Zhang and Yang (2007:97) has an interesting remark on consecutive neutral tones within certain three-character words (三字組詞):
(Translation) Should both of the latter two syllables within a three-character word possess the neutral tone, then the pitch of the neutral tone in ...
They are pronounced as 2-3 but only if they are within the same word boundary. If not, they are still pronounced as 3-3. I have given this example before:(一桶)(柳橙)。桶and柳are both third tone. Because they are in different word boundaries, there is no tone sandhi. They are pronounced as 3-3, or, more accurately, 3h-3h.
The rule of thumb is the following.
When indexing it is yi1. For example
一楼 (first floor)
一声 (first tone)
第一 (the first)
一次世界大战 (World War I)
When counting （the same rule as 不）
it is yi4 when followed by 1, 2, 3 tone
it is yi2 when followed by 4 tone
For others, mostly yi1. For example
As a ...
This is a difficult problem to address, because 等等 apparently fits one of the criteria for neutral tone, but at the same time there is tone sandhi for two conjoint third-tone words. The following attempts to resolve the conflict between the two rules:
The pronunciation of 33 words
In my explanation below, I use 1 through 4 to indicate the first to fourth ...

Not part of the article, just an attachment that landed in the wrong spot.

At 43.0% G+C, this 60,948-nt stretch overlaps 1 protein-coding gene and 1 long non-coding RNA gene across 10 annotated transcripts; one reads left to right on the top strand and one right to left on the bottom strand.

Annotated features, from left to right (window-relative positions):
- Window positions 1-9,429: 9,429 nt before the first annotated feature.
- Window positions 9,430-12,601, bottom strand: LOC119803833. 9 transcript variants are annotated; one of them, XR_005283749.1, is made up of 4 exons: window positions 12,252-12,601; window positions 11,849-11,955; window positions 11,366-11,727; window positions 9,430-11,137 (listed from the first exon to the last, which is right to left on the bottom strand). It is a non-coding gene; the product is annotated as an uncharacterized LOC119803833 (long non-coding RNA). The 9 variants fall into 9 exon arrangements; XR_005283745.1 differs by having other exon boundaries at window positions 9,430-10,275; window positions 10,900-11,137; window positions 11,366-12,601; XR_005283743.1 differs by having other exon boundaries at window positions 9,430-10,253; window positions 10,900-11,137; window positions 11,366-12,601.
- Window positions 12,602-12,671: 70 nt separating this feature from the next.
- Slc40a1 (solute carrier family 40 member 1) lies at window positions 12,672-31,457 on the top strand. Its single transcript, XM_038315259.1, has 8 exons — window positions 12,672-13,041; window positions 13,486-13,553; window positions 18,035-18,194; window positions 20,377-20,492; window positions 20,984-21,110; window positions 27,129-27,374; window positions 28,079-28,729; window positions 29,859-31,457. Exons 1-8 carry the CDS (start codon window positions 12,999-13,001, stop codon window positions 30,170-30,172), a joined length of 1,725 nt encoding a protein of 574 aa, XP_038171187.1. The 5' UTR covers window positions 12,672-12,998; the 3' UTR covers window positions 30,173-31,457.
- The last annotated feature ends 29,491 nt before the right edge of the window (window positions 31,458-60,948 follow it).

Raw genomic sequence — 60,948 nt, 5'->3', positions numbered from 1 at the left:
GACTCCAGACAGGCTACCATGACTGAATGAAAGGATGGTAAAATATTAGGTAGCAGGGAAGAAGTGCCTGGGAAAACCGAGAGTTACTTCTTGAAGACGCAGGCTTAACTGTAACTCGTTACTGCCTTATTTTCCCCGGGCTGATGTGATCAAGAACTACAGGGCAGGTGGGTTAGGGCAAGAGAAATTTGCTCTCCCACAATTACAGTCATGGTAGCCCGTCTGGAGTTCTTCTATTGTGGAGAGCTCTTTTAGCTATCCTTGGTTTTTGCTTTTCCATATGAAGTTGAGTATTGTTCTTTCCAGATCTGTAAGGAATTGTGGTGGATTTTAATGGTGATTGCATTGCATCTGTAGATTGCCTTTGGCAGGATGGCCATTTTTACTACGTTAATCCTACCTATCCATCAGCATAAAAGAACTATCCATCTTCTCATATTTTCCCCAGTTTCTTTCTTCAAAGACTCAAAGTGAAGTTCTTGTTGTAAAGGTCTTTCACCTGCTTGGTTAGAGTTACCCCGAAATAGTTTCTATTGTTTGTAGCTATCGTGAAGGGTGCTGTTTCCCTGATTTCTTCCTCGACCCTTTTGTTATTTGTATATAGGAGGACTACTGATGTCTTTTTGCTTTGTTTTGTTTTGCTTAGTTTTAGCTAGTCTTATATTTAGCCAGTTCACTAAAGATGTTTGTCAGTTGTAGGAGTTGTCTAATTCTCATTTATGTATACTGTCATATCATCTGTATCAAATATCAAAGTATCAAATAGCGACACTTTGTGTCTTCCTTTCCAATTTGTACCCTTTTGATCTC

as in the typical tonal sandhi of two consecutive 3rd tones, like 老板 (lao2ban3).
However I wouldn't outright exclude your first suggestion deng2deng0, as it might be pronounced like that in fast speech, or in the middle of a sentence.
The Pinyin for 蒙古 is written like this in ABC:
Notice the dot under the letter E, this is an indicator that this word is read with tone sandhi. The tone sandhi rules dictate that meng3 gu3 be read:
meng2 gu3 (méng gǔ)
Another factor that may add to your confusion is the fact that the standard pronunciation in Taiwanese Mandarin is different. For ...
(This was originally a part of my answer on another question concerning tone sandhi AND neutral tones. I feel my explanation below on just tone sandhi befits here more. Consider this a slight extension to the accepted answer.)
The pronunciation of words consisting of more than two adjacent third-tone characters depends on correct parsing.
E.g. 1 老/總統 333 >...
The obligate tone sandhi for consecutive third-tones are rendered as follows:
In particular, the 333 -> 223 change in 很有品味 is explained here.
Possible facultative tone sandhi in 很有 in quick speech include:
For all 很有XX examples: blurring of tones (quasi-neutral, as explained here; to ...
我很高兴 (wǒ hěn gāoxìng) in Mandarin Chinese is pronounced in the following tones:
It's exactly as you wrote. Well done!
About tone sandhi, you can find a very simple explanation in Chinese at the following link: